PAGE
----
My name is Martha Brown, President of RJAE Consulting. Evaluators are often called to use our power and privilege to advance a more equitable society by “converting, illuminating, and overtly identifying racist policies and practices” (Bledsoe, 2018, p. 512). Being a white woman, I take this calling seriously and wrestle with the question, “What does it look like to enter a racialized environment when you are trying to understand the program, its macro- and micro-context, and its outcomes, all while conceptualizing, implementing, and disseminating an evaluation that is both rigorous and useful?” (Thomas et al., 2018, p. 519).
I was once hired to analyze client-written surveys for an after-school arts education program. One child responded to the question, “Is there anything you would change about the program?” by writing: “Let Black people have even more freedom in this world.” I knew I needed to illuminate this comment, but how?
During analysis, I noticed some teaching artists used White-coded language when referring to their students (i.e. “diverse”, “those students”, “different”). The data also indicated structural racism in the district, showing a lack of educational opportunities for students in the north county, where residents were primarily people of color. This led me to ask myself these questions: How can teaching art help students find their voice in an unjust and racist society? How can using art as a form of self-expression lead to individual empowerment and action? What kind of culturally relevant art lessons will bring students into an awareness of their own power to change their world?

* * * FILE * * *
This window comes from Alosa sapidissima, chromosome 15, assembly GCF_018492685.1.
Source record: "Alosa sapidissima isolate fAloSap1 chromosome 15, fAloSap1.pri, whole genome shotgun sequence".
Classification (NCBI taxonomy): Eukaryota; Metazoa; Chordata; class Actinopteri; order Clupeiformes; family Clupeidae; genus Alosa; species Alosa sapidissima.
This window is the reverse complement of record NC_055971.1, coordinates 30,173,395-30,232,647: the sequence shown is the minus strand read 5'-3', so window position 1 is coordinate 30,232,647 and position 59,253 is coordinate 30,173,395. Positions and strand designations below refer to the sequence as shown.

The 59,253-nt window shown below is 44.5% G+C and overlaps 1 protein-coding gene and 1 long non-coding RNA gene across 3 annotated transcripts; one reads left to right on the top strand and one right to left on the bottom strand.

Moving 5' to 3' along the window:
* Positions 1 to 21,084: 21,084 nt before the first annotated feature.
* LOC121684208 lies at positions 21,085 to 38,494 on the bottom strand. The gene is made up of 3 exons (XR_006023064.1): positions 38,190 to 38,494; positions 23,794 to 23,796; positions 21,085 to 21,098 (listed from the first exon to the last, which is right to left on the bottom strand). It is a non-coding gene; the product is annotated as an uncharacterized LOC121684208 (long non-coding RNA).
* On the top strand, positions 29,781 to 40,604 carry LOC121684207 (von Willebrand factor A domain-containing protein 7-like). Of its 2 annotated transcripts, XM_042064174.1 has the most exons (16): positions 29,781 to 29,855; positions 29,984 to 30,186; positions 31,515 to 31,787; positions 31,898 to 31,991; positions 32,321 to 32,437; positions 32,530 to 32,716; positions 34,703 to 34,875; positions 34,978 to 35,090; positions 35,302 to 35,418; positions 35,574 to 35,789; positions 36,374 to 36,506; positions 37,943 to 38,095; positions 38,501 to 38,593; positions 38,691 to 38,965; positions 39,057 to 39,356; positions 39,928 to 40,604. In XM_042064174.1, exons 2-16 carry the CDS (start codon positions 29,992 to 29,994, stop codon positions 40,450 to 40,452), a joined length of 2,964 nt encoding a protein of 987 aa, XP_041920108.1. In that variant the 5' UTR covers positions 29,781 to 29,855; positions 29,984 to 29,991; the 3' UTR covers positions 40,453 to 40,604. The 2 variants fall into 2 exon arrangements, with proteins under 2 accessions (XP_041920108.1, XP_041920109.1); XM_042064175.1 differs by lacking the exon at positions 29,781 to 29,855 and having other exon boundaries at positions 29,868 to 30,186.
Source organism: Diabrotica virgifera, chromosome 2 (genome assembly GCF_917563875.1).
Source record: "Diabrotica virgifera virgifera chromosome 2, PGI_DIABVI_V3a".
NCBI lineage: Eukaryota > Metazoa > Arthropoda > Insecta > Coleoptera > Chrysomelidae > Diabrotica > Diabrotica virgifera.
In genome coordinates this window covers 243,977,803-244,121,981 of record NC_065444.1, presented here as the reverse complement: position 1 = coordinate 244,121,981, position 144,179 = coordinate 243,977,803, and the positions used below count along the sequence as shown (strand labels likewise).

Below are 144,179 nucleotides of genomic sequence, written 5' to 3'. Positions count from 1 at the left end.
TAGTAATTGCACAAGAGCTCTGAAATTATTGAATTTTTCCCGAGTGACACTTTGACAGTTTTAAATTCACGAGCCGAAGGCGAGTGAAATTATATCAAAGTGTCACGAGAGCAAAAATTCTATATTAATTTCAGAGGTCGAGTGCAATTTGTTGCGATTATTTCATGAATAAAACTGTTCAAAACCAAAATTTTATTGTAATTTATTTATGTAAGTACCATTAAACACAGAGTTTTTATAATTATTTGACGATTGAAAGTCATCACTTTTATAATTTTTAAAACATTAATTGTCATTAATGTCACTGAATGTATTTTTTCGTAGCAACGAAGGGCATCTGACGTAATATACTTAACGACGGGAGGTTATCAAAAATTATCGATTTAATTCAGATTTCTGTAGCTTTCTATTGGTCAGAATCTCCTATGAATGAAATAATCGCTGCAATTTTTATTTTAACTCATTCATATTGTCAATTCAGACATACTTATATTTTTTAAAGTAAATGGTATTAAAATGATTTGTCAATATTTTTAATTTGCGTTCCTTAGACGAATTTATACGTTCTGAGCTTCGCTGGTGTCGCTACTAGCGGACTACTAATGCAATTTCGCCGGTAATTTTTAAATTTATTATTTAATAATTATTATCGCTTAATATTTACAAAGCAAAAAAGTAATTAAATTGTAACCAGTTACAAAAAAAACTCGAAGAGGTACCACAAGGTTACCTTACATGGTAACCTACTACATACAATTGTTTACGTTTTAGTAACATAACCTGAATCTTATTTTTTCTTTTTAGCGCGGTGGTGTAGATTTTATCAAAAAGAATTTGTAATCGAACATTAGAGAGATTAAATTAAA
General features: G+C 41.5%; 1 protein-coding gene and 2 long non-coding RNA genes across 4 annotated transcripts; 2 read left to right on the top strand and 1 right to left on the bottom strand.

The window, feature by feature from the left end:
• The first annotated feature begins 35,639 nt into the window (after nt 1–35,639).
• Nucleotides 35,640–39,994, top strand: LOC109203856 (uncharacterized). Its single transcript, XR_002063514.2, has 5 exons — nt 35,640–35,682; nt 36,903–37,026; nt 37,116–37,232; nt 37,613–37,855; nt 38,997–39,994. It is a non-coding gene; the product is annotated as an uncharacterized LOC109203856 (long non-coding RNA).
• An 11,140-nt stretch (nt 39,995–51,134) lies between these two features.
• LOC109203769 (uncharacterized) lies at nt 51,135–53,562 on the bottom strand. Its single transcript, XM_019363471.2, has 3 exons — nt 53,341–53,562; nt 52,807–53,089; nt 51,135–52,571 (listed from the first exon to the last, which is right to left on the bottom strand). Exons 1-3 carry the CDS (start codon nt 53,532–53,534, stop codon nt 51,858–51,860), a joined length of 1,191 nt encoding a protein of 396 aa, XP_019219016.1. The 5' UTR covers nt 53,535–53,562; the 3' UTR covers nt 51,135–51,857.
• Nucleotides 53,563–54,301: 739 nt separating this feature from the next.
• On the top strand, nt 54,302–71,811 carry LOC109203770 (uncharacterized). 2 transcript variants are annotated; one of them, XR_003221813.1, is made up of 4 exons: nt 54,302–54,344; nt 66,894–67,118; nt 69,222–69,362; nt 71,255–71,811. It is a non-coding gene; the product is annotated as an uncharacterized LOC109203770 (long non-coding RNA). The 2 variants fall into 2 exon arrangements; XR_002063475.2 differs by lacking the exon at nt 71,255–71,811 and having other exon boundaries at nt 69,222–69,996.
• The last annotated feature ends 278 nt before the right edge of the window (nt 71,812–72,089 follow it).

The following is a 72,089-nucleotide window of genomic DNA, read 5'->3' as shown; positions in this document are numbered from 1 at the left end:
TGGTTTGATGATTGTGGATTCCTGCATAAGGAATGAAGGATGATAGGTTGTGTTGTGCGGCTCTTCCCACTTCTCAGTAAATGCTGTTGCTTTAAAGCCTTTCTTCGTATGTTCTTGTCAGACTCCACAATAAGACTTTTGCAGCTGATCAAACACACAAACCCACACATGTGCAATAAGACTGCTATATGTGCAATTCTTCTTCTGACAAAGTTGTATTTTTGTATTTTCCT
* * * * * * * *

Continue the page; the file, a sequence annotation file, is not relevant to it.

I felt strongly that I needed to include this discussion in the report and illuminate the racism identified by the data, so I requested a pre-report meeting to discuss these issues. Although our conversation started with general survey findings, we moved on to discuss possibilities for the future that would allow for greater student expression about social justice issues. We explored these and other questions together: How can students use art to find and use their voice to speak about racism and other social justice issues? How can we better equip teaching artists to do this work? How would teaching artists and students be changed? What kind of data would evaluators collect to document those changes?
I learned to step into the uncomfortable space of addressing White privilege, educational inequities, and structural racism, all within the course of a seemingly simple evaluation. A child opened the door, and I stepped through it. Scary? Yes. But this is the work we are called to do.
- Bledsoe, K. (2018). Introduction to the section on race and evaluation. American Journal of Evaluation
- Thomas, V. G., Madison, A., Rockcliffe, F, DeLaine, K. & Lowe, S. M. (2018). Racism, social programming and evaluation: Where do we go from here? American Journal of Evaluation
- DiAngelo, R. (2018). White fragility: Why it’s so hard for white people to talk about racism. Boston: Beacon Press.
- Center for Culturally Responsive Evaluation and Assessment (CREA)
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